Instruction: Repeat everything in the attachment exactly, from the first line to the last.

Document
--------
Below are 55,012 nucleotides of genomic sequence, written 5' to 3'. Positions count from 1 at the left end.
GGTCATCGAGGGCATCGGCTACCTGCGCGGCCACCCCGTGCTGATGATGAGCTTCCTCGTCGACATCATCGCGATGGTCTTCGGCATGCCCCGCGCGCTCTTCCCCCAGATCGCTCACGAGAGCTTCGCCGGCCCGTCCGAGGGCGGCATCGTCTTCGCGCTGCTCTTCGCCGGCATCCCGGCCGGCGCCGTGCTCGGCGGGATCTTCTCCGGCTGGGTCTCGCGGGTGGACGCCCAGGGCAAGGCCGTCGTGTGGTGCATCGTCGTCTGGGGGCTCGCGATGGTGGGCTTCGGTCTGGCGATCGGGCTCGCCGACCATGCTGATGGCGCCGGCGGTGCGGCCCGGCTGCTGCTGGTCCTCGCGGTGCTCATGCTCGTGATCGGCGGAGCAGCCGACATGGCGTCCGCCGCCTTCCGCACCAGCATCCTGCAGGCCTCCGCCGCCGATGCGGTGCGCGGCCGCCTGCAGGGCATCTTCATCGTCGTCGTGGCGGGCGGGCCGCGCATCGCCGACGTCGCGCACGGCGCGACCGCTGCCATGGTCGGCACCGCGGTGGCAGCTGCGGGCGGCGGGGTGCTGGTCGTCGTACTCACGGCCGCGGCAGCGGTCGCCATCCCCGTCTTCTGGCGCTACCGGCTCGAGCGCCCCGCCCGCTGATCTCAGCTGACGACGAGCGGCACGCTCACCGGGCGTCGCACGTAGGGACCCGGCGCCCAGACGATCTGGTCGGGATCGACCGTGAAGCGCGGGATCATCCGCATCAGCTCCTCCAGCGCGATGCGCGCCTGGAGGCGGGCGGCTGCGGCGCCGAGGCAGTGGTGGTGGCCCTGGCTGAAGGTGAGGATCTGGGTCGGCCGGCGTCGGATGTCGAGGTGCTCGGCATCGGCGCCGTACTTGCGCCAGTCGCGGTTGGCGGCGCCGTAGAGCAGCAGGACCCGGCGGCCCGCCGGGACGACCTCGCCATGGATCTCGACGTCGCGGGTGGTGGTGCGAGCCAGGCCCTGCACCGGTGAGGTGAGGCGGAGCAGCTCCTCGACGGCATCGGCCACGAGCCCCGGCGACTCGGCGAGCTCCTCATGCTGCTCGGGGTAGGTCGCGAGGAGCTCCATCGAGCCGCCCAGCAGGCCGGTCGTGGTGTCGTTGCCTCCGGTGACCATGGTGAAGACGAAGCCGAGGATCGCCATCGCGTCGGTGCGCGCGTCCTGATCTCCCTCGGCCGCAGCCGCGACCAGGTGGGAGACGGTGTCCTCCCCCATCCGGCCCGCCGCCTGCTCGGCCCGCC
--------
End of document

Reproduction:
Below are 55,012 nucleotides of genomic sequence, written 5' to 3'. Positions count from 1 at the left end.
GGTCATCGAGGGCATCGGCTACCTGCGCGGCCACCCCGTGCTGATGATGAGCTTCCTCGTCGACATCATCGCGATGGTCTTCGGCATGCCCCGCGCGCTCTTCCCCCAGATCGCTCACGAGAGCTTCGCCGGCCCGTCCGAGGGCGGCATCGTCTTCGCGCTGCTCTTCGCCGGCATCCCGGCCGGCGCCGTGCTCGGCGGGATCTTCTCCGGCTGGGTCTCGCGGGTGGACGCCCAGGGCAAGGCCGTCGTGTGGTGCATCGTCGTCTGGGGGCTCGCGATGGTGGGCTTCGGTCTGGCGATCGGGCTCGCCGACCATGCTGATGGCGCCGGCGGTGCGGCCCGGCTGCTGCTGGTCCTCGCGGTGCTCATGCTCGTGATCGGCGGAGCAGCCGACATGGCGTCCGCCGCCTTCCGCACCAGCATCCTGCAGGCCTCCGCCGCCGATGCGGTGCGCGGCCGCCTGCAGGGCATCTTCATCGTCGTCGTGGCGGGCGGGCCGCGCATCGCCGACGTCGCGCACGGCGCGACCGCTGCCATGGTCGGCACCGCGGTGGCAGCTGCGGGCGGCGGGGTGCTGGTCGTCGTACTCACGGCCGCGGCAGCGGTCGCCATCCCCGTCTTCTGGCGCTACCGGCTCGAGCGCCCCGCCCGCTGATCTCAGCTGACGACGAGCGGCACGCTCACCGGGCGTCGCACGTAGGGACCCGGCGCCCAGACGATCTGGTCGGGATCGACCGTGAAGCGCGGGATCATCCGCATCAGCTCCTCCAGCGCGATGCGCGCCTGGAGGCGGGCGGCTGCGGCGCCGAGGCAGTGGTGGTGGCCCTGGCTGAAGGTGAGGATCTGGGTCGGCCGGCGTCGGATGTCGAGGTGCTCGGCATCGGCGCCGTACTTGCGCCAGTCGCGGTTGGCGGCGCCGTAGAGCAGCAGGACCCGGCGGCCCGCCGGGACGACCTCGCCATGGATCTCGACGTCGCGGGTGGTGGTGCGAGCCAGGCCCTGCACCGGTGAGGTGAGGCGGAGCAGCTCCTCGACGGCATCGGCCACGAGCCCCGGCGACTCGGCGAGCTCCTCATGCTGCTCGGGGTAGGTCGCGAGGAGCTCCATCGAGCCGCCCAGCAGGCCGGTCGTGGTGTCGTTGCCTCCGGTGACCATGGTGAAGACGAAGCCGAGGATCGCCATCGCGTCGGTGCGCGCGTCCTGATCTCCCTCGGCCGCAGCCGCGACCAGGTGGGAGACGGTGTCCTCCCCCATCCGGCCCGCCGCCTGCTCGGCCCGCC